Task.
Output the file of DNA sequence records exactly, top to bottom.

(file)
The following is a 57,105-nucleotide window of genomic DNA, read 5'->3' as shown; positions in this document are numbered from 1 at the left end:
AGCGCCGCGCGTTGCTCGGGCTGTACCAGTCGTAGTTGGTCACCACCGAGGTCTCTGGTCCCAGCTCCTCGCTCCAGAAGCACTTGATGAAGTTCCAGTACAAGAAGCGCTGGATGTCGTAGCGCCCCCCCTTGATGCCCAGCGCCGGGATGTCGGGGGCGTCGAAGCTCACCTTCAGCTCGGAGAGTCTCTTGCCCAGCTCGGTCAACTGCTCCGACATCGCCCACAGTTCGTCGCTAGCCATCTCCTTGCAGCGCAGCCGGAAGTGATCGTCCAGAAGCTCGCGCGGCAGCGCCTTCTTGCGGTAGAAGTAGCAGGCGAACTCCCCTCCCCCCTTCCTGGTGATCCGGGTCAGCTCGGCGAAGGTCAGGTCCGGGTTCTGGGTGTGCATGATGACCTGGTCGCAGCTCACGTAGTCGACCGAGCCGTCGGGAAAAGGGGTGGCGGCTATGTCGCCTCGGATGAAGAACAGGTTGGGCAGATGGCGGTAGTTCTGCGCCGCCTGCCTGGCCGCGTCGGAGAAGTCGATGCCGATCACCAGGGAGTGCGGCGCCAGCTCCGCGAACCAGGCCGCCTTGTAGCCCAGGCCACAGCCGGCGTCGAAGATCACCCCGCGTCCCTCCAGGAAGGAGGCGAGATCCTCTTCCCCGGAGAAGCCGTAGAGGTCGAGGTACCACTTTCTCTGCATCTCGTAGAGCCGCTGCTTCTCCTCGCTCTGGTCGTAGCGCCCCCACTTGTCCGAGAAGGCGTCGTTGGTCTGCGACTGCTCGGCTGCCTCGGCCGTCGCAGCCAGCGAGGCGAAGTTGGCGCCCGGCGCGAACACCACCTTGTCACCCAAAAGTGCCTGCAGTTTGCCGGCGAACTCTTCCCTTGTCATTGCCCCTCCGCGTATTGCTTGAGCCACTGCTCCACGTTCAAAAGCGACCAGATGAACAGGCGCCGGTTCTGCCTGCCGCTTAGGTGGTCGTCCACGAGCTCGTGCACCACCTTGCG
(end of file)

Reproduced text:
The following is a 57,105-nucleotide window of genomic DNA, read 5'->3' as shown; positions in this document are numbered from 1 at the left end:
AGCGCCGCGCGTTGCTCGGGCTGTACCAGTCGTAGTTGGTCACCACCGAGGTCTCTGGTCCCAGCTCCTCGCTCCAGAAGCACTTGATGAAGTTCCAGTACAAGAAGCGCTGGATGTCGTAGCGCCCCCCCTTGATGCCCAGCGCCGGGATGTCGGGGGCGTCGAAGCTCACCTTCAGCTCGGAGAGTCTCTTGCCCAGCTCGGTCAACTGCTCCGACATCGCCCACAGTTCGTCGCTAGCCATCTCCTTGCAGCGCAGCCGGAAGTGATCGTCCAGAAGCTCGCGCGGCAGCGCCTTCTTGCGGTAGAAGTAGCAGGCGAACTCCCCTCCCCCCTTCCTGGTGATCCGGGTCAGCTCGGCGAAGGTCAGGTCCGGGTTCTGGGTGTGCATGATGACCTGGTCGCAGCTCACGTAGTCGACCGAGCCGTCGGGAAAAGGGGTGGCGGCTATGTCGCCTCGGATGAAGAACAGGTTGGGCAGATGGCGGTAGTTCTGCGCCGCCTGCCTGGCCGCGTCGGAGAAGTCGATGCCGATCACCAGGGAGTGCGGCGCCAGCTCCGCGAACCAGGCCGCCTTGTAGCCCAGGCCACAGCCGGCGTCGAAGATCACCCCGCGTCCCTCCAGGAAGGAGGCGAGATCCTCTTCCCCGGAGAAGCCGTAGAGGTCGAGGTACCACTTTCTCTGCATCTCGTAGAGCCGCTGCTTCTCCTCGCTCTGGTCGTAGCGCCCCCACTTGTCCGAGAAGGCGTCGTTGGTCTGCGACTGCTCGGCTGCCTCGGCCGTCGCAGCCAGCGAGGCGAAGTTGGCGCCCGGCGCGAACACCACCTTGTCACCCAAAAGTGCCTGCAGTTTGCCGGCGAACTCTTCCCTTGTCATTGCCCCTCCGCGTATTGCTTGAGCCACTGCTCCACGTTCAAAAGCGACCAGATGAACAGGCGCCGGTTCTGCCTGCCGCTTAGGTGGTCGTCCACGAGCTCGTGCACCACCTTGCG